Many older people experience a complex interaction between living on a relatively low fixed income, declining health and mobility, and risk of social isolation. They need holistic, independent information and advice (I&A) from advisers with experience and knowledge of their specific issues. Good-quality I&A is essential to enable people to access entitlements and services in order to maintain a decent quality of life and to continue to live independently. Timely interventions can prevent increased pressure on health and social care services. This is especially important when people in later life and the services they rely on are experiencing unprecedented change and challenges. Unfortunately, many older people struggle to find the support that they need as they navigate a complex system, often against a background of cuts to provision or changes in eligibility.
Government policy increasingly focuses on extending choice in public services, increasing independence and giving people more personal responsibility. If older people are to benefit from these developments, the government must ensure that they have access to the I&A they need to make informed decisions. Failure to access I&A when it is needed can increase the risk of long-term or multiple problems.
Although government documents refer to the centrality of access to I&A services, local authorities, who are primarily responsible for making access available, are facing cuts in their expenditure. Local authorities are the largest funders for almost half of Age UKs I&A services and contribute to the funding of many more. The abolition of PCTs that provided some funding, together with the change to GP commissioners, has also led to an uncertain outlook for funding from health bodies. Local Age UKs have found that where their I&A funding has decreased, cuts have meant longer waiting times for clients, reduced service hours and home visits, loss of experienced staff, as well as simply not being able to support as many clients or support them in as much depth. This trend is set to continue into the foreseeable future, with consequences for vulnerable older people, unless a change of policy is adopted to provide for one of the fastest-growing demographic groups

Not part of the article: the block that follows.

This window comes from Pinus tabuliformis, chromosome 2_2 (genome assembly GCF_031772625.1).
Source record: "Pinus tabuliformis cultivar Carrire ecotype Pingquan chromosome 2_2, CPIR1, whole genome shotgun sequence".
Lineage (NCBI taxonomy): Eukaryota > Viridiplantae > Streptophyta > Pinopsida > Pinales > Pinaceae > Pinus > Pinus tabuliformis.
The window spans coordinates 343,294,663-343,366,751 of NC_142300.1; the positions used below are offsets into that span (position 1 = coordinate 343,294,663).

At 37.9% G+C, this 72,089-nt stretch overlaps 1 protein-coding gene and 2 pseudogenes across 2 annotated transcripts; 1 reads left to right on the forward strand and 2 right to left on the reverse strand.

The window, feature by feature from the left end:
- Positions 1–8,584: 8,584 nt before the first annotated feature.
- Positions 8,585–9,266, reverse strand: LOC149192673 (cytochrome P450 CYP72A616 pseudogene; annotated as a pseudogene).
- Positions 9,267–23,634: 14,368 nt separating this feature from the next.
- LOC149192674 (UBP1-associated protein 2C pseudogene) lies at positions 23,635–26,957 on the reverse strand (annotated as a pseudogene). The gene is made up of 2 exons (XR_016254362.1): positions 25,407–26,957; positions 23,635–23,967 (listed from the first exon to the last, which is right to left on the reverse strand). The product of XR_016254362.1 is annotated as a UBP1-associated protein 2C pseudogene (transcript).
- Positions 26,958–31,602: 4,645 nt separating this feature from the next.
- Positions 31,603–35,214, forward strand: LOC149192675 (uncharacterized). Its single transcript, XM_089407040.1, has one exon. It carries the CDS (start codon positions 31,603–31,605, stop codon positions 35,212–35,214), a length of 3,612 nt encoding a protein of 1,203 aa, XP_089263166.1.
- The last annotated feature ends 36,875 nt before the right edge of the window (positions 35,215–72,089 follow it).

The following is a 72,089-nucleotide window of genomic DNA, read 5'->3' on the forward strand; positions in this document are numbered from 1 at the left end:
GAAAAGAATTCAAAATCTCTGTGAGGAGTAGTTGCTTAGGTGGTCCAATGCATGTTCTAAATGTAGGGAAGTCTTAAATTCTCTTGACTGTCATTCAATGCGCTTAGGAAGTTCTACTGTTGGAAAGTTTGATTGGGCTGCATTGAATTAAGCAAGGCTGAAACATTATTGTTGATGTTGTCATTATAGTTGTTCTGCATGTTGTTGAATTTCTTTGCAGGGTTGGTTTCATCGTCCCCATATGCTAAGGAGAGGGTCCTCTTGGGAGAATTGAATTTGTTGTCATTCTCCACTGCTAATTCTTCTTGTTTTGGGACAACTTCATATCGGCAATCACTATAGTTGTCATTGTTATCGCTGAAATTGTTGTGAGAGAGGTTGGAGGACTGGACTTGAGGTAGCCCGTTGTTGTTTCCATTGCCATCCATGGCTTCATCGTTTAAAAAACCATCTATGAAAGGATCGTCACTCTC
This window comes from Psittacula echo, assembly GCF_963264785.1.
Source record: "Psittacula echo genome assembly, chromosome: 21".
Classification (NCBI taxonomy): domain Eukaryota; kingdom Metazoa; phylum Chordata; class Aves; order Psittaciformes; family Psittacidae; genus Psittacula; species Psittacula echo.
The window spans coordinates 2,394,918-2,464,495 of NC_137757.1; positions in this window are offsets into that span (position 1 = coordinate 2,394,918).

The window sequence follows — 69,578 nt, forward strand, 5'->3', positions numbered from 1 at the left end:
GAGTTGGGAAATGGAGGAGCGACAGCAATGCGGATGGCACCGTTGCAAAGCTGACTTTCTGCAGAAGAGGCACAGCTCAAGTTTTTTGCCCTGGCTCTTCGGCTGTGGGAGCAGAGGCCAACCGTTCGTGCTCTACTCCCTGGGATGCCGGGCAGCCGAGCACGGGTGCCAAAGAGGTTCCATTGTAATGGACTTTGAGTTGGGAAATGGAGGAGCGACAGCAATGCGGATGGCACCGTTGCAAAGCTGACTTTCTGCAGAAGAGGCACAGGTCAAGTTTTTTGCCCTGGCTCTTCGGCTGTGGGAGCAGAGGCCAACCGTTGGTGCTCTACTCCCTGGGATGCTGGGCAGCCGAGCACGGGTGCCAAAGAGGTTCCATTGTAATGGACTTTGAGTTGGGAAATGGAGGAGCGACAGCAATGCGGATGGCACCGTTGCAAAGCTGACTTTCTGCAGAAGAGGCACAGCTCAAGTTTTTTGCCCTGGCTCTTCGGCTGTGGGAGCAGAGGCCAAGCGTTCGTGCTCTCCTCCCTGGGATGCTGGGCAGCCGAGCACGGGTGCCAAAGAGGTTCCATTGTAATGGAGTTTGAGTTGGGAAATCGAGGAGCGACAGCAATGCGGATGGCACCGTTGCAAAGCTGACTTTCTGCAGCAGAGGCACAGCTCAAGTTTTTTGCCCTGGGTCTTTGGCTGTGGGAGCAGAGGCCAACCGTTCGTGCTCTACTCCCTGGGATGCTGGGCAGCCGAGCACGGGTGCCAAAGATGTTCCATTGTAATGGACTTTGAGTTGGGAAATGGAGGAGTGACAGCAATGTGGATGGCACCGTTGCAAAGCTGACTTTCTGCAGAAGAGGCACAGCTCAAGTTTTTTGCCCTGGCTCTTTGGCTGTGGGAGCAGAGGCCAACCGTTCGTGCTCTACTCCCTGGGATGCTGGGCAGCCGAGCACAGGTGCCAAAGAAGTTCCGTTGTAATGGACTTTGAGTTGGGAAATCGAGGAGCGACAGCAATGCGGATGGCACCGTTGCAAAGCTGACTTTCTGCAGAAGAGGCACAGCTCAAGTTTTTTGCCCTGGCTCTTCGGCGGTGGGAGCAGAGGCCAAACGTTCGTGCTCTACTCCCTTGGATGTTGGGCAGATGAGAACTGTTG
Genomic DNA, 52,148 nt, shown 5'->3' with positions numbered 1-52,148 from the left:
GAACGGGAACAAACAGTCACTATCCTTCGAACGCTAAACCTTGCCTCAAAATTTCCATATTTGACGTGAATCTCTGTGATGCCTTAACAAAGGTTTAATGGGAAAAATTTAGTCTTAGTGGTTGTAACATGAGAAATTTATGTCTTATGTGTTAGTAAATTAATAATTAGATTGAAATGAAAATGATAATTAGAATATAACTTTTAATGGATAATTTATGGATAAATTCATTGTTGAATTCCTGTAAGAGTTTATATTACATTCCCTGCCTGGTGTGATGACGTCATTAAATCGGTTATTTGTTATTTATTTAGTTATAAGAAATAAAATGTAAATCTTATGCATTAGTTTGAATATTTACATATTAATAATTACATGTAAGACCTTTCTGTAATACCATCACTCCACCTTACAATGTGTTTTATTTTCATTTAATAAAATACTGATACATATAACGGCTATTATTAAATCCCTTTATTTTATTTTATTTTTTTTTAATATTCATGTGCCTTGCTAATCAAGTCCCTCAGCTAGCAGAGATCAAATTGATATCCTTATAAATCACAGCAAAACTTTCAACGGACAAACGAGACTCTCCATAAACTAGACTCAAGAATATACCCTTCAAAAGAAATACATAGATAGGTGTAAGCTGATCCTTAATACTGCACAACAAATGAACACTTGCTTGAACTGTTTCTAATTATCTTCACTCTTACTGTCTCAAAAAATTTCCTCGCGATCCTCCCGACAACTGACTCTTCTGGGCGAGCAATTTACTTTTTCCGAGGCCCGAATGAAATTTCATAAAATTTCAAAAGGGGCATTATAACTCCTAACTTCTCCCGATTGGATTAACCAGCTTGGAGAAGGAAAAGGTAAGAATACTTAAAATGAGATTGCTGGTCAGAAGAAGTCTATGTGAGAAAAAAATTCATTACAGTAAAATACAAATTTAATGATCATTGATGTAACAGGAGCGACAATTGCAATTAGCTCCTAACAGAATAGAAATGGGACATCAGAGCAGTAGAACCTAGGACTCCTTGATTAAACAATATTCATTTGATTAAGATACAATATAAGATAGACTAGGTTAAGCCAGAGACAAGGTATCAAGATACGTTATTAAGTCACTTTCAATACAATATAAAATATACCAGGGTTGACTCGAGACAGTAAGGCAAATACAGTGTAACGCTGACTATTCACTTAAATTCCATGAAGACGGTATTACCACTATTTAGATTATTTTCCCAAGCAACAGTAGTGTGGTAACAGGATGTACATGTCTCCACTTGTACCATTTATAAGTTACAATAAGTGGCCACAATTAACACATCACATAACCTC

The Age UK network is the largest provider of good-quality I&A to older people in the UK. Last year it reached some 7 million people with high-quality I&A resources and services. There is always a need among older people for independent, dedicated, holistic I&A services. However, local Age UKs’ I&A services are experiencing significant increases in I&A enquiries. At the same time they report difficulty with funding.
Age UK’s newest campaign report Who can I turn to? explains why I&A services tailored to the specific needs of older people are essential and why now is the time prioritise, not cut back on, these essential services.
Our free and really useful information and advice catalogue also provides an overview of our free information guides and factsheets specifically designed to provide advice and answer questions on issues affecting the over-50s around key life issues.
Find out more about Age UK’s Information and Advice service